In terms of mix, I think both Biology and Physics go well with Chemistry as Chem is sort of the ‘in-between’ of Bio and Phys.

I think the best thing to do would be talk to your Physics teacher and explain you’re thinking of doing it but aren’t sure about the maths aspect of the A-level, and talk to your maths teacher on how you could improve your grade if you want to do Physics or Maths A-Level.

If you really can’t decide, I would suggest looking into AS-Level Physics if your school offer it as there is hardly any A-Level Maths at AS Phys and it means there is less work than 4 full A-Levels.
(edited 3 months ago)
Original post by jklaww
What do you want to do after a-levels? If there’s a specific subject you’re thinking of studying at uni, look at different course pages and see if there’s any a-levels lots of courses require or recommend.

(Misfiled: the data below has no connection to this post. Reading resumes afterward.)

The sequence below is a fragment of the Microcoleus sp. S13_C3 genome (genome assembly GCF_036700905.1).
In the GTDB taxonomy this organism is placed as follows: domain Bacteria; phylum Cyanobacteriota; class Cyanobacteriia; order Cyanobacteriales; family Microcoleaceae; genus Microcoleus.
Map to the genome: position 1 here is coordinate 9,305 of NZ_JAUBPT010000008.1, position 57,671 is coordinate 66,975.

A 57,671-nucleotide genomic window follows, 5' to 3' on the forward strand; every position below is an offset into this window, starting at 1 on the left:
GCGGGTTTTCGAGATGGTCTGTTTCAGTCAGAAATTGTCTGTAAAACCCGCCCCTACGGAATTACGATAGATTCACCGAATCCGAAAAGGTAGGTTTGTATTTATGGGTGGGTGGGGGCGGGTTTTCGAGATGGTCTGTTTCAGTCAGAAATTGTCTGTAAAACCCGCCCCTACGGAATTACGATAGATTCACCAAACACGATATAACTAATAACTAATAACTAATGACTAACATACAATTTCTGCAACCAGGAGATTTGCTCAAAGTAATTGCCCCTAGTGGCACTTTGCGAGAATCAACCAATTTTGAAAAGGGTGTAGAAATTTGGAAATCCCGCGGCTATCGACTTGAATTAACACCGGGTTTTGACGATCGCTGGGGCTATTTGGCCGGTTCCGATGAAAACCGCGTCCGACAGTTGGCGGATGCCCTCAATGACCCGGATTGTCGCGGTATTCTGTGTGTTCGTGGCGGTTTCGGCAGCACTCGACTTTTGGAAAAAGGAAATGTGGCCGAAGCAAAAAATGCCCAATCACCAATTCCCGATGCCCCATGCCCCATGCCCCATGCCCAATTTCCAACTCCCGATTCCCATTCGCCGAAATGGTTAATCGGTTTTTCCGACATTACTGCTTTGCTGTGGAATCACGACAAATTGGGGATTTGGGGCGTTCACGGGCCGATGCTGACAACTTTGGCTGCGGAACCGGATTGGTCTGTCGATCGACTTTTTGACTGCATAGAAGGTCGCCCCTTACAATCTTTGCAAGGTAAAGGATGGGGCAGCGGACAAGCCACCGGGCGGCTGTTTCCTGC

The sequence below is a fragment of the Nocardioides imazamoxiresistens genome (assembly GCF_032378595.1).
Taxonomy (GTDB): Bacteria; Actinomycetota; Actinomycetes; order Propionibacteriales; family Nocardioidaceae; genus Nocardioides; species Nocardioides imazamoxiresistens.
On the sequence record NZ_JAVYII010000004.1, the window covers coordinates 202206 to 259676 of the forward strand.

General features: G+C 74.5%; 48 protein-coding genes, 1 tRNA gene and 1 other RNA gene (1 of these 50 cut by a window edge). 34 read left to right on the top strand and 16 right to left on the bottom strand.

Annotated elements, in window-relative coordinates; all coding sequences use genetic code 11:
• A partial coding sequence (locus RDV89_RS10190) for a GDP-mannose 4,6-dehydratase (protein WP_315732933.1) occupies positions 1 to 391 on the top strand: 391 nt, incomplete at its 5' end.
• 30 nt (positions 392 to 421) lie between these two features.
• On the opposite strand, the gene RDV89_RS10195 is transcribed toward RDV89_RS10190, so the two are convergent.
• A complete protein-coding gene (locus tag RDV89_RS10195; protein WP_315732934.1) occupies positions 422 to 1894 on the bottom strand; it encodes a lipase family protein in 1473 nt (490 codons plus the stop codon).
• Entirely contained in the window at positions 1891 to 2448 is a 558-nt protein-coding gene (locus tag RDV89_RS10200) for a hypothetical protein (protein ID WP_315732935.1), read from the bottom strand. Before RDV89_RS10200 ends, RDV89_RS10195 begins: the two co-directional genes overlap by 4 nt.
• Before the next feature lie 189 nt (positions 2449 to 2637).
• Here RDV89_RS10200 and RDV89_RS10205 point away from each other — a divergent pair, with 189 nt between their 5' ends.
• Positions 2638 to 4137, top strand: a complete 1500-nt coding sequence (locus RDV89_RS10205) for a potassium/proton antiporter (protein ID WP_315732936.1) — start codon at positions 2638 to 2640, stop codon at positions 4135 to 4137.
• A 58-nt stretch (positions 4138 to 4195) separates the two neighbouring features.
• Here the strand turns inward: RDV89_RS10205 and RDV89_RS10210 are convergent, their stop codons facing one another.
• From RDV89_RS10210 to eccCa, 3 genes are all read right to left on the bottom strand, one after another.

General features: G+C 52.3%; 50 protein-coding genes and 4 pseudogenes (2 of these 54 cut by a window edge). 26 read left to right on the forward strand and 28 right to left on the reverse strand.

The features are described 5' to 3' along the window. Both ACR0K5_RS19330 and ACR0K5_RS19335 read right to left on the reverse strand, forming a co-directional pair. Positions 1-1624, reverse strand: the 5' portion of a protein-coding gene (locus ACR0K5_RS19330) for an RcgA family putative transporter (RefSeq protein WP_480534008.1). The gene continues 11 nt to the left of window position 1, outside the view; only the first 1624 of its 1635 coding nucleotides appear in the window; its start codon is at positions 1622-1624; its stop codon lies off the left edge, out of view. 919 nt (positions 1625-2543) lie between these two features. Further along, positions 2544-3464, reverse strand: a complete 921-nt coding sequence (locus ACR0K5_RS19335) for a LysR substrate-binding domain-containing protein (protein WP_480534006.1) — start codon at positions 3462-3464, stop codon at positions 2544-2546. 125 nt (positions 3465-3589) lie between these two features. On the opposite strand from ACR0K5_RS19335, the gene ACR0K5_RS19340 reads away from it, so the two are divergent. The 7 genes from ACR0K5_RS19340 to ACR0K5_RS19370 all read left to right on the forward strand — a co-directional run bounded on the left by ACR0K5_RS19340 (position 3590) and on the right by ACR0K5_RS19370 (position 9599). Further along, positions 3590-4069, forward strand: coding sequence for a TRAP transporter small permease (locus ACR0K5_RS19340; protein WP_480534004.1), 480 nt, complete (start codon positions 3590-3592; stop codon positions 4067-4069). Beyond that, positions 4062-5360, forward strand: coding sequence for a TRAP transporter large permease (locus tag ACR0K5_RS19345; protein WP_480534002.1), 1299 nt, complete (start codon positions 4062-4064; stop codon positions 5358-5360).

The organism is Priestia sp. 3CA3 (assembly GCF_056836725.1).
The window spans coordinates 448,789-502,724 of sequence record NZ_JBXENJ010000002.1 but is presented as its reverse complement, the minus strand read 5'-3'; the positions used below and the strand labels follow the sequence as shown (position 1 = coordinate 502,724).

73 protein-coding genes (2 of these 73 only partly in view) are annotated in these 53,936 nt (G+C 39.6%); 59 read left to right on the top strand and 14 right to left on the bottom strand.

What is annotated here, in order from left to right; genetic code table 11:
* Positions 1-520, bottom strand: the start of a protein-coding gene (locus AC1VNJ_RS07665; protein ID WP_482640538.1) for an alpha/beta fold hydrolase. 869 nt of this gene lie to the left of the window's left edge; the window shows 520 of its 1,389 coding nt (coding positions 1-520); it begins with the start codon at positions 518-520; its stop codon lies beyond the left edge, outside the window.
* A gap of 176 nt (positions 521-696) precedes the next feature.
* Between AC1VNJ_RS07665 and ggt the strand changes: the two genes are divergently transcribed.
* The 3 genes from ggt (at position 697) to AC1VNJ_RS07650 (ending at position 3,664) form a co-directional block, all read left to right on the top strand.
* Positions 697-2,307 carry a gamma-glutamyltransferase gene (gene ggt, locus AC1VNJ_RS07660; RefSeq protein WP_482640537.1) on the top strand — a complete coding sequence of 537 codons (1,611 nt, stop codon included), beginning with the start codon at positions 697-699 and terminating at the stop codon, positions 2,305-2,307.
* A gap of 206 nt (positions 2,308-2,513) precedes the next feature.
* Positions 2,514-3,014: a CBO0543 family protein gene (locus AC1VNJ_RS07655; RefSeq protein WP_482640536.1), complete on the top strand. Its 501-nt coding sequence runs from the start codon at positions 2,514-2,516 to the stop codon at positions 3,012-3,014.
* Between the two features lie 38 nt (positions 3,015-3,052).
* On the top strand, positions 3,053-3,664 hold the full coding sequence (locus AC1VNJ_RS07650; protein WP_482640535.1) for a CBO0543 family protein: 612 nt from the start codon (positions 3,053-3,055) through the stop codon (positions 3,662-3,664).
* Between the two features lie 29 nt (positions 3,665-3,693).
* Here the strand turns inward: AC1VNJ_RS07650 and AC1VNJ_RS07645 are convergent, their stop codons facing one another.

I do Physics A-Level without Maths A-Level, and it’s definitely not useless to do Physics without Maths - the majority of A-Level Physics (at least AQA, not sure about other boards but I would imagine they are similar) only needs a strong understanding of GCSE Maths and pretty much the only A-level maths topic that comes into the course is logarithms, and you just need to be able to know how to do them, nothing too complicated. Knowing standard deviation is also helpful, but again, it’s just something you need to know how to do rather than fully understand - your Physics teacher or classmates at A-Level would gladly teach these to you if you needed help.